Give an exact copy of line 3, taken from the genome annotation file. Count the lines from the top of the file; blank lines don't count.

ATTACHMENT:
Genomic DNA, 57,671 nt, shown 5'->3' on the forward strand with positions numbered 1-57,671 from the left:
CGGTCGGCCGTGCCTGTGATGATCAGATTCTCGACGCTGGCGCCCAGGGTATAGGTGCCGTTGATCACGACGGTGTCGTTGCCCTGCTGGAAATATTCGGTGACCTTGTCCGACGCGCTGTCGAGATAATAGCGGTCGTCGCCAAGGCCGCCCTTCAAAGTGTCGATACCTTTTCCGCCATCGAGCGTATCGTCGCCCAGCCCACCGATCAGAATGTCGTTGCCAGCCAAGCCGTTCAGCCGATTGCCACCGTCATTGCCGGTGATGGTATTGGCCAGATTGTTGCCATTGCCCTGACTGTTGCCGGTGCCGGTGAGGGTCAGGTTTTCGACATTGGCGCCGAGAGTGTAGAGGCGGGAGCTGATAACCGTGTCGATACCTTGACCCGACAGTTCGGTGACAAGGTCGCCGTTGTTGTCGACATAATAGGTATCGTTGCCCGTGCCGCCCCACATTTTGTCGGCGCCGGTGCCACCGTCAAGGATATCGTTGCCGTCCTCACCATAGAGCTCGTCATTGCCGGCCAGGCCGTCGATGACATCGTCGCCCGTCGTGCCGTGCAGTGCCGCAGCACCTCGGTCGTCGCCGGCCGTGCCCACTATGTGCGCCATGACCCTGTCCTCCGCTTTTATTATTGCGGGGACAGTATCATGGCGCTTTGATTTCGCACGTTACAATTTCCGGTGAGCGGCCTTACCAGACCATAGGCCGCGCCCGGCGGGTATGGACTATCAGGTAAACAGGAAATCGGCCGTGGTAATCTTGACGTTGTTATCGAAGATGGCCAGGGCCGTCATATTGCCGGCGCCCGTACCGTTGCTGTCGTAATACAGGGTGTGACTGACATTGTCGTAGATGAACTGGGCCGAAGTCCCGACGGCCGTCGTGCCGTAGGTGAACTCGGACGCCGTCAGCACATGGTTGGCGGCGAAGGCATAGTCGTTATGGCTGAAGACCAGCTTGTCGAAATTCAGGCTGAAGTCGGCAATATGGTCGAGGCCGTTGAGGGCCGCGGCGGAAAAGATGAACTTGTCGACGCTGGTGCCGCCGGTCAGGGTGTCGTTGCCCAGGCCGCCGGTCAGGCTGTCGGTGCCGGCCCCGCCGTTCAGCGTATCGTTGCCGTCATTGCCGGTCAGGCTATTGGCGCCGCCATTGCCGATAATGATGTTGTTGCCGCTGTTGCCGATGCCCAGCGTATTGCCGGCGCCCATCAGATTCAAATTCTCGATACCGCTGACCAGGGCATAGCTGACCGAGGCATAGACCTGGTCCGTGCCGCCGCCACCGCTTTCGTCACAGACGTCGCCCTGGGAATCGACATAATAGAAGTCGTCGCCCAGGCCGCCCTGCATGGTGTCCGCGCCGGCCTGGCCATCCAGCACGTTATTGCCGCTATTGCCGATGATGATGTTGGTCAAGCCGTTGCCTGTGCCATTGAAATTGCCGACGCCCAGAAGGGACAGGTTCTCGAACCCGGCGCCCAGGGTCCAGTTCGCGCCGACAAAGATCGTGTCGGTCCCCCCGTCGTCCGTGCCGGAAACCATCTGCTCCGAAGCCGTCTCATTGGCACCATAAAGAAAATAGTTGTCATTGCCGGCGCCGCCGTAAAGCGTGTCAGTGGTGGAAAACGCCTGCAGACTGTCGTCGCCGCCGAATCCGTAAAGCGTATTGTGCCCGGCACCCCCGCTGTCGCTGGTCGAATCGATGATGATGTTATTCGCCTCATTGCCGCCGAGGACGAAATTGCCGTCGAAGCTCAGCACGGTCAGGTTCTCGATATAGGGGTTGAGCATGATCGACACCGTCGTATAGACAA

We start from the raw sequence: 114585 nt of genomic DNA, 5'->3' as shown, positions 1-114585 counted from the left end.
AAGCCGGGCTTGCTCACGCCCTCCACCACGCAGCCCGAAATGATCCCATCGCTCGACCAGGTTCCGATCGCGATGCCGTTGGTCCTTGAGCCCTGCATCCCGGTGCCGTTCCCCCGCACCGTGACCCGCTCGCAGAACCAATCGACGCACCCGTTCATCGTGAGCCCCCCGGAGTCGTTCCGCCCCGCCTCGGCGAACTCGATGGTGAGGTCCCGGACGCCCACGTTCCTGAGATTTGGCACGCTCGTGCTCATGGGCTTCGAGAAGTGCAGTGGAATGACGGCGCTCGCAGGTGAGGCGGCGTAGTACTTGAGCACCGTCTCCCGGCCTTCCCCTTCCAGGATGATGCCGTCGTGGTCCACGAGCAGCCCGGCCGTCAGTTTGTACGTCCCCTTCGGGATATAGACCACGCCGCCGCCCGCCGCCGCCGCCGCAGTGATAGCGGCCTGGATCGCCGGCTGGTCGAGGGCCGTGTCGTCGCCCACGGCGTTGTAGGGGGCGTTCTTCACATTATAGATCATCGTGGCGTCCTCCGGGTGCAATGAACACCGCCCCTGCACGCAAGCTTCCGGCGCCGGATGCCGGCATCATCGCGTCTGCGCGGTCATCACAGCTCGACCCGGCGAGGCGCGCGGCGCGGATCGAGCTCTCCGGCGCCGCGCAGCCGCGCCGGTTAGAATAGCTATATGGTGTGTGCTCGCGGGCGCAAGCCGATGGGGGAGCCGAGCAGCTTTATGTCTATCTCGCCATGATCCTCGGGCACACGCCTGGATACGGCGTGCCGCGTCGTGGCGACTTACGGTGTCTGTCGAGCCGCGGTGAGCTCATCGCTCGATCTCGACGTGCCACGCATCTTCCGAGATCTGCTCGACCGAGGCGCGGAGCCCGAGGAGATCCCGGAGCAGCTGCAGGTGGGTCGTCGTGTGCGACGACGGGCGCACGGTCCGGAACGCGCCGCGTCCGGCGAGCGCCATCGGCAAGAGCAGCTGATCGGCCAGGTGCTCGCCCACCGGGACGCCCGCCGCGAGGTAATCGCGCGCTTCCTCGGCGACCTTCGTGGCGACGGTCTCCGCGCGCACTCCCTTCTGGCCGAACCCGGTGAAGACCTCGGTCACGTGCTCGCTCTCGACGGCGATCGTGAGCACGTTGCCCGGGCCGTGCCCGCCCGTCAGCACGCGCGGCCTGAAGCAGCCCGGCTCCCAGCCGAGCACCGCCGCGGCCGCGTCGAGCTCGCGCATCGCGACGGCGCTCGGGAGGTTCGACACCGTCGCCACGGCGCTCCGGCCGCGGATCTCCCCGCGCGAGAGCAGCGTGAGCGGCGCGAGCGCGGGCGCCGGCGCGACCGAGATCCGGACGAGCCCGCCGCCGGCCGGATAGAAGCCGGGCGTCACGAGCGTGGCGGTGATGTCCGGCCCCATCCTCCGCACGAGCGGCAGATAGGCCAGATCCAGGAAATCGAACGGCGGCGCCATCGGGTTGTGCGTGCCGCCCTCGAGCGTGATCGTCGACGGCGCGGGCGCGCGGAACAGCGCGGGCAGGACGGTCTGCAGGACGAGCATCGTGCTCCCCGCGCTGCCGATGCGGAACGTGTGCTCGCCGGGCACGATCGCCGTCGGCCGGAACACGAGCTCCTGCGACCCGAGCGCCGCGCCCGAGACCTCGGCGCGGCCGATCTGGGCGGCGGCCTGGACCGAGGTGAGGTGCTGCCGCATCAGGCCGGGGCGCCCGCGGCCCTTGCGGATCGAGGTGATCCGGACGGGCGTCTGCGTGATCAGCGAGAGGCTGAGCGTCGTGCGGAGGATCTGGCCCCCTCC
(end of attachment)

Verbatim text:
We start from the raw sequence: 114585 nt of genomic DNA, 5'->3' as shown, positions 1-114585 counted from the left end.